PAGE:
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Event processing goes mainstream

Event processing gets a genuinely insightful treatment in a recent book by K. Mani Chandy and Roy Schulte. “Event Processing: Designing IT Systems for Agile Companies” (McGraw-Hill, 2010) is an objective view on what is shaping up to be the next big step forward for computer automation, the effects of which could be very widespread.

In their book, Chandy and Schulte discuss the results of reducing elapsed time for business processes,  obtaining contextual information to accompany event information,  the nature of event objects, and the changing workplace we can somewhat imagine as event-driven architecture, which is largely the province now of Wall Street financial systems, becomes more and more mainstream.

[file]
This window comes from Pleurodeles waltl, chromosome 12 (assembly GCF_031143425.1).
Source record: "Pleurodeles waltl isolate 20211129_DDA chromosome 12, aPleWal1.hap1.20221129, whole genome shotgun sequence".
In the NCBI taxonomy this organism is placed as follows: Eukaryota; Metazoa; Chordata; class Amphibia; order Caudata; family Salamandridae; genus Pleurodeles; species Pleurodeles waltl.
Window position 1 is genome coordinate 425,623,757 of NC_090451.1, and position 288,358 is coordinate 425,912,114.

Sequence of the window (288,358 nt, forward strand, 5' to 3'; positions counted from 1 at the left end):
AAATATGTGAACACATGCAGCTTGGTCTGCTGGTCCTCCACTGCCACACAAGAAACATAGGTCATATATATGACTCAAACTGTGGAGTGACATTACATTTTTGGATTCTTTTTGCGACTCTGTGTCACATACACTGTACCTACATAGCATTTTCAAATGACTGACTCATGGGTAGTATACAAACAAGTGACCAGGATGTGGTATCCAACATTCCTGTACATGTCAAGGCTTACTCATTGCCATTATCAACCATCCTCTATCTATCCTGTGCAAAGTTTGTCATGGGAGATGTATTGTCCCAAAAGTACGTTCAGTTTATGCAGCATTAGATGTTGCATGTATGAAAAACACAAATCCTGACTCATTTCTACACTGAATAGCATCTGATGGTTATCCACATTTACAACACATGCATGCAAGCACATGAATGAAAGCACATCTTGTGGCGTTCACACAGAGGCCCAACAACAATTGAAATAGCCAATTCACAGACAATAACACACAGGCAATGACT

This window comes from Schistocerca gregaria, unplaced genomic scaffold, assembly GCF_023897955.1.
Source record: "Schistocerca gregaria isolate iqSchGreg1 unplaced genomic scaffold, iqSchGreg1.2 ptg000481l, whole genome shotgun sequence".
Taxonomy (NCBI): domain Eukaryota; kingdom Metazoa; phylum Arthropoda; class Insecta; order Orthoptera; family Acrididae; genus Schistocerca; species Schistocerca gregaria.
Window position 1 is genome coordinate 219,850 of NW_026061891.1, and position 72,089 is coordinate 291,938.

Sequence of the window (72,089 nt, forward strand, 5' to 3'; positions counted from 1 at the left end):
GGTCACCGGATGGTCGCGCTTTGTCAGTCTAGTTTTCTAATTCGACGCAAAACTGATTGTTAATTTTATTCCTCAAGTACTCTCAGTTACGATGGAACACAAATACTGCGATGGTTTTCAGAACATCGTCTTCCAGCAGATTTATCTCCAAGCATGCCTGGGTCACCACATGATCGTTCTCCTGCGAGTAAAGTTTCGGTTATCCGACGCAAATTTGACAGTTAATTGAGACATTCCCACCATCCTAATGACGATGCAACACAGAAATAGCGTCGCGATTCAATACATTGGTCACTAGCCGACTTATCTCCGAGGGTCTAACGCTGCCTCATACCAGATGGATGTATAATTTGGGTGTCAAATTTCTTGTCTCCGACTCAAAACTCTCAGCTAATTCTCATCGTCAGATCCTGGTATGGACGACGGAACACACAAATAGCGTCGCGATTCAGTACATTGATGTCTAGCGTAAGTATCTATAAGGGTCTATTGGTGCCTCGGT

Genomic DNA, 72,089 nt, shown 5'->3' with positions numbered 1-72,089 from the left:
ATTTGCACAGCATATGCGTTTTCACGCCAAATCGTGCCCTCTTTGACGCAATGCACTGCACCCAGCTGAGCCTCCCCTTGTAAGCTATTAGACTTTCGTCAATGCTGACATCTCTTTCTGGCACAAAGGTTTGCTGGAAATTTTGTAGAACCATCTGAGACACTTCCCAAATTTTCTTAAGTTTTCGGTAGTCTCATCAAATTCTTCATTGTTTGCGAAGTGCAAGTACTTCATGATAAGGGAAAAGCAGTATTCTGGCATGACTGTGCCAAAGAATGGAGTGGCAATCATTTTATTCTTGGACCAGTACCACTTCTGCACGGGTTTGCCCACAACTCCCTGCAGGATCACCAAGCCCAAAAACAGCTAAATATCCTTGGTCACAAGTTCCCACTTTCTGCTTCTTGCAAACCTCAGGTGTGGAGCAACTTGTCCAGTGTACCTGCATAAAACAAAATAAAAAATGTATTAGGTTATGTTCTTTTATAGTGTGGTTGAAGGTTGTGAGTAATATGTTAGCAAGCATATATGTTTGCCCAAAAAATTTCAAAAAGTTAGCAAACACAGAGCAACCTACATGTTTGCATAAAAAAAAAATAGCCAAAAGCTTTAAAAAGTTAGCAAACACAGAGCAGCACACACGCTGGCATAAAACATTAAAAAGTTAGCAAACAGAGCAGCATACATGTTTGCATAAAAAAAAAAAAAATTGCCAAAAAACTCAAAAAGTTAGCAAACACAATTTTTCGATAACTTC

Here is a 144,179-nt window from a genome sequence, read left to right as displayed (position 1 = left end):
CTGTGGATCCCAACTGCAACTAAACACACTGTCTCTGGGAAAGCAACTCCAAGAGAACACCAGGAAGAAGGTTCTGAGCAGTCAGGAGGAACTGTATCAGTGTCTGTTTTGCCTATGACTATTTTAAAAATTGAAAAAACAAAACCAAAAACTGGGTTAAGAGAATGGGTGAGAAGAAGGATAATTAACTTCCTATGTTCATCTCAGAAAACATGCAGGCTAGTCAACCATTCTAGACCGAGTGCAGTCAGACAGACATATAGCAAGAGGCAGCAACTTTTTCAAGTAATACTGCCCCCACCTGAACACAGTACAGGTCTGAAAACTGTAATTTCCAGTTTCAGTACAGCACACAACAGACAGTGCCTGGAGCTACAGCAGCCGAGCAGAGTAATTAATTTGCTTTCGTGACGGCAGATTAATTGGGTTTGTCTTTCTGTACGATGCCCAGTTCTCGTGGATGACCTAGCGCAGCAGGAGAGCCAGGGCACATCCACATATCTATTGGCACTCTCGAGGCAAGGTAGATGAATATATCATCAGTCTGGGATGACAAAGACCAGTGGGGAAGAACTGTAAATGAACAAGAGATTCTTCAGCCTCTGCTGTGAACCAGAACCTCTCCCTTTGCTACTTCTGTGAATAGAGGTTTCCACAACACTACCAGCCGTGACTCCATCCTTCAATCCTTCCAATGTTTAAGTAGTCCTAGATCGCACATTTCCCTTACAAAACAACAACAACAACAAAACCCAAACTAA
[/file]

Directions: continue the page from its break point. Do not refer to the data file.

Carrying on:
In a recent interview, Cal Tech Professor Chandy told us there is quite a bit more involved. Event processing, he said, is no less than the ”stuff of life.” There is plenty of reason to think computerized continuous monitoring, quick response and adjustment will be at the center of how civilization runs in years to come.

”It can even apply to something as basic as water, because you need sensors in water to make sure it’s flowing right and that it’s the right quality. There are increasing issues of contention over water rights and how water is distributed. All of that requires continuous monitoring and response. It’s also important in getting food ”from farm to fork,” he said.

Fnd for more on Chandy’s and Schulte’s book, go to the ”Event Processing: Designing IT Systems” page on the McGraw-Hill professional books site.

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